Beyond trail mix
Recipes for the hungry, healthy camper compiled by UD students
8:34 a.m., May 20, 2013--Spinach and strawberry salad, black bean quesadillas, and mustard-crusted salmon are among more than 20 dishes appearing in a recipe booklet prepared by a group of University of Delaware students for those with limited mobility and disabilities.
The booklet which includes healthy eating tips as well as recipes for snacks, entrees, desserts, and side dishes was a project of the Yes U Can Nutrition Extension at UD, led by dietetics students Taylor Evans and Elizabeth Smith.
UD ADVANCE director
For the Record, Feb. 27, 2015
“Students in our Nutrition and Dietetics Club were already offering healthy eating workshops through Yes U Can,” says Sandra Baker, instructor in the Department of Behavioral Health and Nutrition. “So when president and CEO Vickie George told us she was planning a camping trip, we thought that creating a recipe booklet would be a good way for them to expand their involvement. They found recipes that were not only healthy but also required minimal preparation, and they calculated the calories, fat, and sodium content for each one.”
The recipes take advantage of healthy and labor-saving shortcuts such as the use of pre-cut vegetables, pre-cooked chicken, and low-fat versions of popular foods such as cheese and yogurt.
With the support of Baker and assistant professor Jillian Trabulsi, the students also provided goodie bags of their homemade trail mix for the Yes U Can campers. “The recipe books and trail mix were very well received by the campers,” says George. “We’re hoping that in the future, the students might be able to come along on the trip and cook for us too.”
Smith points out that Yes U Can focuses on what participants can do rather than what they can’t. “So we wanted to translate that to nutrition,” she says. “Instead of people saying ‘I can’t have potato chips,’ we want them to say ‘I can have carrot sticks and hummus.’”
For Evans, the project opened new doors. “Before I became involved with Yes U can, I never even thought about the special nutritional needs of people with limited mobility,” she says. Evans plans to earn a doctorate in nutrition and hopes that research may help identify roles that nutrition can play in improving outcomes for people with chronic diseases.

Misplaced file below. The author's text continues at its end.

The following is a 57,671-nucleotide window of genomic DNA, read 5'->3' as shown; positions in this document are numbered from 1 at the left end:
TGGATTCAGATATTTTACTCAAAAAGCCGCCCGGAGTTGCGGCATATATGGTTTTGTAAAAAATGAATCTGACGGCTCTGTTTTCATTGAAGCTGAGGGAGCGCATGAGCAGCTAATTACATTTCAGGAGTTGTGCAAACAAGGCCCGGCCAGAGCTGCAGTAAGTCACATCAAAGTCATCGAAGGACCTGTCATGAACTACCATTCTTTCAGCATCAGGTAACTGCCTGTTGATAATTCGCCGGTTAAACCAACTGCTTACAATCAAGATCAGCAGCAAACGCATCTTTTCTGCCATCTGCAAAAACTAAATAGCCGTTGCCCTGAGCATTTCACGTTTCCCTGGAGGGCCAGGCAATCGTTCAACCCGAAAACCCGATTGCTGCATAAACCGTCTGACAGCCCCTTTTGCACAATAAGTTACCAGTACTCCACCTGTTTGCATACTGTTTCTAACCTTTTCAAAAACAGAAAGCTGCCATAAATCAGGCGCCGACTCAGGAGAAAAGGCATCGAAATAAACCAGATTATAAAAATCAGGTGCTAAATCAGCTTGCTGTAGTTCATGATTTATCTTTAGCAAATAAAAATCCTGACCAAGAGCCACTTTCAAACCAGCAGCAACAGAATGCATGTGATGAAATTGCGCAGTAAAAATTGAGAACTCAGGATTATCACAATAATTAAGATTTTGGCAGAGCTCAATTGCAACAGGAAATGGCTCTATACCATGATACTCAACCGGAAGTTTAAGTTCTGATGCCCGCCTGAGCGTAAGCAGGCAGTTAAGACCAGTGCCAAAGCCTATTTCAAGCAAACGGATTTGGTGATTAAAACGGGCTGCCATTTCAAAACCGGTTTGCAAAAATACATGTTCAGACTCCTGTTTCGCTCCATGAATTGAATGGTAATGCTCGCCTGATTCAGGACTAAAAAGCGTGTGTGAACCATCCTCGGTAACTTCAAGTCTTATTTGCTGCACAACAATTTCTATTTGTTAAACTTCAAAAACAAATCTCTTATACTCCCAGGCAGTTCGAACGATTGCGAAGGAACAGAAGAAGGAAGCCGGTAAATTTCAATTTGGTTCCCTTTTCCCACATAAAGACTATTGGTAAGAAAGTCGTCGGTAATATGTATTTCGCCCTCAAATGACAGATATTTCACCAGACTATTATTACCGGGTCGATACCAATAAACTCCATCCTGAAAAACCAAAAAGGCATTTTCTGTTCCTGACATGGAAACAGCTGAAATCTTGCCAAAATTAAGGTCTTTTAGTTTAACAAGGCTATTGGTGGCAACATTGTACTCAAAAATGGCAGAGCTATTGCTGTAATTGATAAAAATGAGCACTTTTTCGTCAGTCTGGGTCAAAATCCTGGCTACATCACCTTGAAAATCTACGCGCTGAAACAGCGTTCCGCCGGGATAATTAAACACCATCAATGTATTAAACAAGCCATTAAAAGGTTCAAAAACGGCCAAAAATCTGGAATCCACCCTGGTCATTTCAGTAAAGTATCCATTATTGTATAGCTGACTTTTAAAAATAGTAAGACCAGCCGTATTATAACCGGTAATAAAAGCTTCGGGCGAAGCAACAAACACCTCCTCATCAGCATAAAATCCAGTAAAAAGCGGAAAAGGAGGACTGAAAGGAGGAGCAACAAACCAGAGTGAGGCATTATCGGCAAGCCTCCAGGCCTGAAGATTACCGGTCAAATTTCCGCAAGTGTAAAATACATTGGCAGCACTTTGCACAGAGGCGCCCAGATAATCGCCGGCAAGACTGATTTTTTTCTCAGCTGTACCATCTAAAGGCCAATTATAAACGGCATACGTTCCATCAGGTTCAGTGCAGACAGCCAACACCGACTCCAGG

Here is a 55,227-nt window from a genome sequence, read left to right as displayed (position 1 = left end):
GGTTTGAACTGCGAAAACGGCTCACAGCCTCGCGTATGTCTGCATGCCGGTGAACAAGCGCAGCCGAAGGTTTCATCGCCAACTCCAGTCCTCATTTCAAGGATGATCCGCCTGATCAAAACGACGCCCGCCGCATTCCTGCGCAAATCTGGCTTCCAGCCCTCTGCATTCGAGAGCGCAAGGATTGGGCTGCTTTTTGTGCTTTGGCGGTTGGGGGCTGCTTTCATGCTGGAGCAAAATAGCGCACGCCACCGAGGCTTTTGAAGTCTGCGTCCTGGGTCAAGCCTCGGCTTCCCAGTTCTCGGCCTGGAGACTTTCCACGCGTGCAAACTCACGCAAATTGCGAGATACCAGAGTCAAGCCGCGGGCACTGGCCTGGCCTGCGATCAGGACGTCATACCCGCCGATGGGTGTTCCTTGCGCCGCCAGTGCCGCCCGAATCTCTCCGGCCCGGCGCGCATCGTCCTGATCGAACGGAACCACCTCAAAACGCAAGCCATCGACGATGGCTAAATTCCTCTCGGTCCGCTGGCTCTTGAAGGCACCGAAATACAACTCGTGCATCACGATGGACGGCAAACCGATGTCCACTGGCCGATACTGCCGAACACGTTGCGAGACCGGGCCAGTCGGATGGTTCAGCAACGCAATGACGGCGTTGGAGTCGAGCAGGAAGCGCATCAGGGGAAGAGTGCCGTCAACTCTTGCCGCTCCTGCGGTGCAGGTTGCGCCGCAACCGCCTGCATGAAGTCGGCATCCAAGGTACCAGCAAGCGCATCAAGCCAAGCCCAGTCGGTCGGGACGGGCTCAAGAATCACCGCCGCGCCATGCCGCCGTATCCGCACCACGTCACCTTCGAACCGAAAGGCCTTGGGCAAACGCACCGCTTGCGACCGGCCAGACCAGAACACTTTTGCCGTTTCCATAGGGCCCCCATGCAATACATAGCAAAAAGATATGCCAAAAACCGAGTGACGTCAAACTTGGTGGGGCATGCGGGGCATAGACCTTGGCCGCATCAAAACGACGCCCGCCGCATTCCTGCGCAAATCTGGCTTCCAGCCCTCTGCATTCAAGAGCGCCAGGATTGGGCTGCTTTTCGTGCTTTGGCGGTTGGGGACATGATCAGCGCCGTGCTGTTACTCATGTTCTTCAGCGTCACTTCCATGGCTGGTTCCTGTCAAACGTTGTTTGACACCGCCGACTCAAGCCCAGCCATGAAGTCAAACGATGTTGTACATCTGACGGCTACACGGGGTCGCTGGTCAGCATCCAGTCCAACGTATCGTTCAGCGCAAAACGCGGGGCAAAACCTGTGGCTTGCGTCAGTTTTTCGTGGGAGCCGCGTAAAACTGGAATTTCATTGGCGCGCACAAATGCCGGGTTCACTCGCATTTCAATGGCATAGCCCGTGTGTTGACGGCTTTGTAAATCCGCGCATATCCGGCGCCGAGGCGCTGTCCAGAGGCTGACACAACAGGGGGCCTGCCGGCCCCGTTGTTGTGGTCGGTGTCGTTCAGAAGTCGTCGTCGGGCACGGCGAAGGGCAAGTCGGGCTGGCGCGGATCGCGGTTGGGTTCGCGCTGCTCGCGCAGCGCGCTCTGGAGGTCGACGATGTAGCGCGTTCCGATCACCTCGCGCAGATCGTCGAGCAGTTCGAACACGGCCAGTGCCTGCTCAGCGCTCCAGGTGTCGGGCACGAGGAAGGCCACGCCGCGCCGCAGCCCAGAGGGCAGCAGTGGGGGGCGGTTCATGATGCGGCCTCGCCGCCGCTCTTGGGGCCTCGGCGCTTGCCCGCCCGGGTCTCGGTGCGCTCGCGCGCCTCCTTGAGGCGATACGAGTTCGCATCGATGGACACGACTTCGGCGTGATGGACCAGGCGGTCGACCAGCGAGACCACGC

Both students have found working on the Yes U Can project to be a valuable experience. “It’s great to collaborate with students from other fields in developing plans for healthy living,” Smith. “That’s how it is in the real world you have to work on a team that looks at the whole person.”
George has an ongoing campaign to involve more UD students from additional disciplines in Yes U Can. “This program just keeps growing,” she says, “from exercise and nutrition programs to Healthcare Theatre and the adapted trike and rowing shell being developed by mechanical engineering students. It’s a great collaboration for everyone.”
About Yes U Can
The Yes U Can Corporation was founded to increase inclusion, awareness and access to health, recreation and physical fitness opportunities for people with limited mobility and disabilities by developing assisted activity programs, forming strategic partnerships and providing valuable resources to the community.
The programs are developed to encourage participation in activity programs, while addressing the barriers that often prevent a person with limited mobility from taking part. The benefits of the programs are many, staying active improves one’s physical and psychological well-being.
Through the Yes U Can Extension at the University of Delaware, students from a variety of fields currently including nutrition, exercise science, physical education, engineering, and health behavior science are supporting the parent organization while also gaining valuable experience with a special population.
Article by Diane Kukich
Photos by Ambre Alexander